In the early 60's women in Uganda still stuck to the traditional wear
Renowned fashion designer Yves Saint Lauren once said Dressing is a way of life. It is an aspect of fashion which is a popular trend especially in styles of dress and ornament or manners of behavior.
The 60s have been termed as the decade of fashion rebellion; it was the time when there was a shift from the long conservative dresses to the rising hemlines famously known as miniskirts and the shift dresses.
Jacqueline Kennedy, wife of US President John F. Kennedy, became widely known for her beauty, grace and elegant style of dress. Her many public appearances popularised pearl necklaces, the pillbox hat (a small hat with a flat top and straight sides) and simple, big-buttoned suits.
The fashion icons were British teenage supermodel Leslie Hornby also known as Twiggy and famous actress Audrey Hepburn whose signature attires comprised flat shoes, three-quarter pants and plain black shift dresses.
In Uganda Princess Elizabeth Bagaya of Toro kingdom was the ultimate fashion icon having been the first African woman to appear on the cover of Harper's Bazaar and the also the first to have been given a spread in the fashion bible- Vogue.
However in the early 60's women in Uganda still stuck to the traditional wear (Gomesi) while others embraces the British conservative styles.
Perpetua Amuge Odeke who was 21 years old in 1960 and living in Soroti district recalls that Uganda women wore Gomesis, Kitenge, long dresses which were later termed as Amin Nvako, a term coined after the former president Idi Amin banned women from wearing miniskirts.
"We also wore bed sheets, which were cut according to someone's size and we did not own shoes because they were expensive," she says.
However, Amuge says that they wore wooden shoes known as scools for the bathroom.
Women also adopted suites, hats and body stockings.
Round skirts also known as the 'twist and tight' were a hit especially for the ballroom dances.
"You would rotate and the skirts would also go round with you as you danced," Amuge reminisces.
When it came to the hair styles, the afros reigned supreme among both men and women. However some women plaited cornrows known as Kiswahili and bututwa. During this time the straight hair syndrome was beginning to take its toll and so Amuge says that ladies resorted to using pieces of heated broken pot and iron sheets to straighten their hair after applying oil to it.
"We would put holes in the iron sheet for the ash and the person doing it had to be conscious not to burn the client. She also had to ensure that she removed the ash," Amuge explains.
Accessories like bags, jewelry and scarfs compliment outfits. During independence the women's handbags in Uganda were made out of palm leaves and sisal.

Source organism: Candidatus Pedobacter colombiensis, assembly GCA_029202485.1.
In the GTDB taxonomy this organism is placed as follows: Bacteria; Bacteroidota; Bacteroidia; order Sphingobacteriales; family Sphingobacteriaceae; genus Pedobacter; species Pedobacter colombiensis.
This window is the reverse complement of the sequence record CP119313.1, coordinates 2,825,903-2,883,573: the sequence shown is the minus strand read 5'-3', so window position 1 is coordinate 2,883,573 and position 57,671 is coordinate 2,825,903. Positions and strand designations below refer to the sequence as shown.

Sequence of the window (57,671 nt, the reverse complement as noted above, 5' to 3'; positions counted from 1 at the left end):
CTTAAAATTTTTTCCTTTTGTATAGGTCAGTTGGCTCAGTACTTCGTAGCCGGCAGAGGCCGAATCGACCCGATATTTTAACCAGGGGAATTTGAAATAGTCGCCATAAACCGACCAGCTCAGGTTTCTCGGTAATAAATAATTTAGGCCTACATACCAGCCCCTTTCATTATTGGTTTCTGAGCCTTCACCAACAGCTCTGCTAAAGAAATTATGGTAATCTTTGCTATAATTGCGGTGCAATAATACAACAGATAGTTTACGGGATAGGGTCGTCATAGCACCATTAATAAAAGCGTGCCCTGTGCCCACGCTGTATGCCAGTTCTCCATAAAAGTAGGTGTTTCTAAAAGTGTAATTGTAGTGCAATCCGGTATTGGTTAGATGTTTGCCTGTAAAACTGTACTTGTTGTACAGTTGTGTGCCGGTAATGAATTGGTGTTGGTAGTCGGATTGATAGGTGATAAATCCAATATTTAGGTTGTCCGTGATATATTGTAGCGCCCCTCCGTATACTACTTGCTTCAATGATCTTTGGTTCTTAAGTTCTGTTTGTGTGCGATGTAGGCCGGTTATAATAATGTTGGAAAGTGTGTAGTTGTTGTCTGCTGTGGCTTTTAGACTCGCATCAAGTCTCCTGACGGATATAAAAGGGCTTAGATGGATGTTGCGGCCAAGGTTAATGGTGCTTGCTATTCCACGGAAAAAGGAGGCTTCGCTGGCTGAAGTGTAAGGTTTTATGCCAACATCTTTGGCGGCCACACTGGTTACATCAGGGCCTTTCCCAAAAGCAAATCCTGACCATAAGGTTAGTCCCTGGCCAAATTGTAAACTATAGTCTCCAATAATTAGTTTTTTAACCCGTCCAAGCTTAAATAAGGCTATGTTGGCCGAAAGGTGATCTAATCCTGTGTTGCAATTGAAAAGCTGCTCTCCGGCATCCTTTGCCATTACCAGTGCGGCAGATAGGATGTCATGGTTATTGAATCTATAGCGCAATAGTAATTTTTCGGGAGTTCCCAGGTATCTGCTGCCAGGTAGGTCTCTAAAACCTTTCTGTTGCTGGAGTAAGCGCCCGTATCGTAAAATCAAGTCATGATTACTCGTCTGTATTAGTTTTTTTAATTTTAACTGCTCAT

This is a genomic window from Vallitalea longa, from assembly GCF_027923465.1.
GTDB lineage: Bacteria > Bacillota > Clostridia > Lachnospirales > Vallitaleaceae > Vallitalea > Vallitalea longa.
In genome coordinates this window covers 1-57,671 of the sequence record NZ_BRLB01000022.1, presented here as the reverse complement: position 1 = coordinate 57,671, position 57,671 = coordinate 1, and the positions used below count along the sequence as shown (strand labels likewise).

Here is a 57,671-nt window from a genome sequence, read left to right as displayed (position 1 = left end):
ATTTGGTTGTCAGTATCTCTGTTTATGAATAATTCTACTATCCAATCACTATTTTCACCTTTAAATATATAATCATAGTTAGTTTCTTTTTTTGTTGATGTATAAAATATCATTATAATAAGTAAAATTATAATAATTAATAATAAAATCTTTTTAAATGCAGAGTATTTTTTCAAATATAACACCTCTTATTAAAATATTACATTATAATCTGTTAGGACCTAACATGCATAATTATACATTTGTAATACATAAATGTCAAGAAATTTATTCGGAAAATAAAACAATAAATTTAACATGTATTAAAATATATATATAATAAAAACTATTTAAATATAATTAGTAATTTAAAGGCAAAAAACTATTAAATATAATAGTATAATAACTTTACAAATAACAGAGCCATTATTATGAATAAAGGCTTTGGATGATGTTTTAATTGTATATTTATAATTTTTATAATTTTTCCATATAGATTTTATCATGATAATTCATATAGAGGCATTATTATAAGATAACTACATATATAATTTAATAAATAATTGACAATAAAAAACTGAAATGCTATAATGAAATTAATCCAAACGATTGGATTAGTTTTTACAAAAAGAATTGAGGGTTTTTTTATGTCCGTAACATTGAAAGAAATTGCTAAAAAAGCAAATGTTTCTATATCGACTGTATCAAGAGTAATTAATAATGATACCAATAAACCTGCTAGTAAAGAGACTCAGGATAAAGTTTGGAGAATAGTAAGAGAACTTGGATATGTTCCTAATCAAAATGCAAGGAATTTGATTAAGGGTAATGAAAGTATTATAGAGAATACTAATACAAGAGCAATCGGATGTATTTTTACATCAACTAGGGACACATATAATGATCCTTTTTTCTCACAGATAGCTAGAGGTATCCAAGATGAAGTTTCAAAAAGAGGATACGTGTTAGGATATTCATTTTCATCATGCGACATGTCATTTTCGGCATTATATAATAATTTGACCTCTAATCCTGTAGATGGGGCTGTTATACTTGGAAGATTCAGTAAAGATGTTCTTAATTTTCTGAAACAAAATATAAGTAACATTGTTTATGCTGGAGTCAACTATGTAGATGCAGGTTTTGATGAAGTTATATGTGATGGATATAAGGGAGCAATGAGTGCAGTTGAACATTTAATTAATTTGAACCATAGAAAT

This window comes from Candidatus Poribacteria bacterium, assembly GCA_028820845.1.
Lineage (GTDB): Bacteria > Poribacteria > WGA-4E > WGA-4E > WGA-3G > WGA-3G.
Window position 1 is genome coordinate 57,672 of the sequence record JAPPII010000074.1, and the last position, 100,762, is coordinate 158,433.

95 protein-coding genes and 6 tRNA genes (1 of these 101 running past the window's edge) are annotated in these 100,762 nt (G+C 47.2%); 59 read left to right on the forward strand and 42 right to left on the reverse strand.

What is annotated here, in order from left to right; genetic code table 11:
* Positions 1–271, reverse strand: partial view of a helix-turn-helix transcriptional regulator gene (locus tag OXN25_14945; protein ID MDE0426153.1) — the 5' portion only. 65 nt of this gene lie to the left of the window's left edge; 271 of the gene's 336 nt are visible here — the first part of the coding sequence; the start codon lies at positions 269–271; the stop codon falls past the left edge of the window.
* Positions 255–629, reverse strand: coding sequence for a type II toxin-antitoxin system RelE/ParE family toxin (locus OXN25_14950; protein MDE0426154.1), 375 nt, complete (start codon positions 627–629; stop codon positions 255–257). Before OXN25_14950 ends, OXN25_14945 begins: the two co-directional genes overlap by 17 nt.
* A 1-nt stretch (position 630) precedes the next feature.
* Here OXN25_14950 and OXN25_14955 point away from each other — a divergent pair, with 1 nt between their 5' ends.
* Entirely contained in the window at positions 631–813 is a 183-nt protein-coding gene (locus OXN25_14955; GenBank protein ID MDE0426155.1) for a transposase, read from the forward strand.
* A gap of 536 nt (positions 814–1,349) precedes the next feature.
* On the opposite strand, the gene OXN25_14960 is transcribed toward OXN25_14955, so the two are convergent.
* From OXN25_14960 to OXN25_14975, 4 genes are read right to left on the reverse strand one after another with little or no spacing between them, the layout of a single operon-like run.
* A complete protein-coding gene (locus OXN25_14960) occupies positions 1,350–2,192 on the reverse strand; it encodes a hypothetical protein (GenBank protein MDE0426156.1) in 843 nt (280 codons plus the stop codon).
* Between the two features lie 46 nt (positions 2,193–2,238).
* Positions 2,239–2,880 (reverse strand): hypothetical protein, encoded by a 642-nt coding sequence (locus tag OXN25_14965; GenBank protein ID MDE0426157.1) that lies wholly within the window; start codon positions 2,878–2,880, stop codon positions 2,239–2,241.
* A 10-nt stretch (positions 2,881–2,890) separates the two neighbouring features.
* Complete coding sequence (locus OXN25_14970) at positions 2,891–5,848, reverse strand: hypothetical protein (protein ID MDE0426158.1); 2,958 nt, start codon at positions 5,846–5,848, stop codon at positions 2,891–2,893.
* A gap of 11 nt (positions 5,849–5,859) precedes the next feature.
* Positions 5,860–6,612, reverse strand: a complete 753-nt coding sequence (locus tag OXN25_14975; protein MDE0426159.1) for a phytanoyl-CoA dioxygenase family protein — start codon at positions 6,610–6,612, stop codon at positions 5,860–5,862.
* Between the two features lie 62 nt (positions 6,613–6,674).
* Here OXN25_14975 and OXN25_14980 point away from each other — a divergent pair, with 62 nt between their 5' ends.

"The makers were very artistic, I tell you," Amuge boasts.
Jewelry was a specialty of the Asian women and the most popular piece was a spiral bangle that went round and round over a woman's hand.
"It was known as ikomo in ateso and kikomo in Luganda," Amuge says.
When it came down to the shoes, women teetered on closed platform shoes popularly known as the Gabon.
When it came to men's fashion, Kavuma Kaggwa a veteran journalist explains that after 70 years under British rule most of the country's way of life was hinged on their characteristics.
He says that during and after independence, Uganda's first president Kabaka Mutesa I of Buganda was the fashion icon for the males.
"One day in 1958 he attended a football match in Katwe wearing a tweed coat and it immediately became popular among young men," Kaggwa recalls.
The tweed jacket is a rough woolen fabric of a soft open, flexible texture closely woven usually with a plain weave, twill or herringbone structure. Tweeds are an icon of the traditional Irish and British country clothing usually worn as informal outerwear because their material was moisture -resistant and durable. Although it was thing of the 19th century the tweed is made a comeback in 2015.
Mutesa also made the double breast jacket a favorite when he wore one adorned with golden buttons to church.
"I really do not recall which church it was but it was either Rubaga Cathedral or Namirembe Cathedral but all I know is the men immediately wanted to own double breasted jackets after seeing the Kabaka," Kaggwa says
Atleast every man ensured that they owned two suits and the art of wearing one dictated that the man wore matching shoes.
"If you wore a black suit, you had to wear black shoes and if the suit was brown you had to wear brown shoes," Kaggwa notes.
It is impossible to talk about suits in the 1960s and not acknowledge the Kaunda suit which became a favourite of Tanzanian president Julius Nyerere and many Ugandan men.
Originally called the safari suit with its roots in India, the quadri-pocket short-sleeved jacket subsequently became known as the Kaunda suit a trademark of Zambian president Kenneth Kaunda.
The suit also drew heavy influence from the tailored style of China's Mao Zedong.
"Nyerere first saw the suit on Kaunda during a delegates conferences he attended wearing an English suit; he admired it and choose to make it his signature outfit," Kaggwa explains.
In Uganda the Kaunda suit was preferred in navy blue, cream and beige.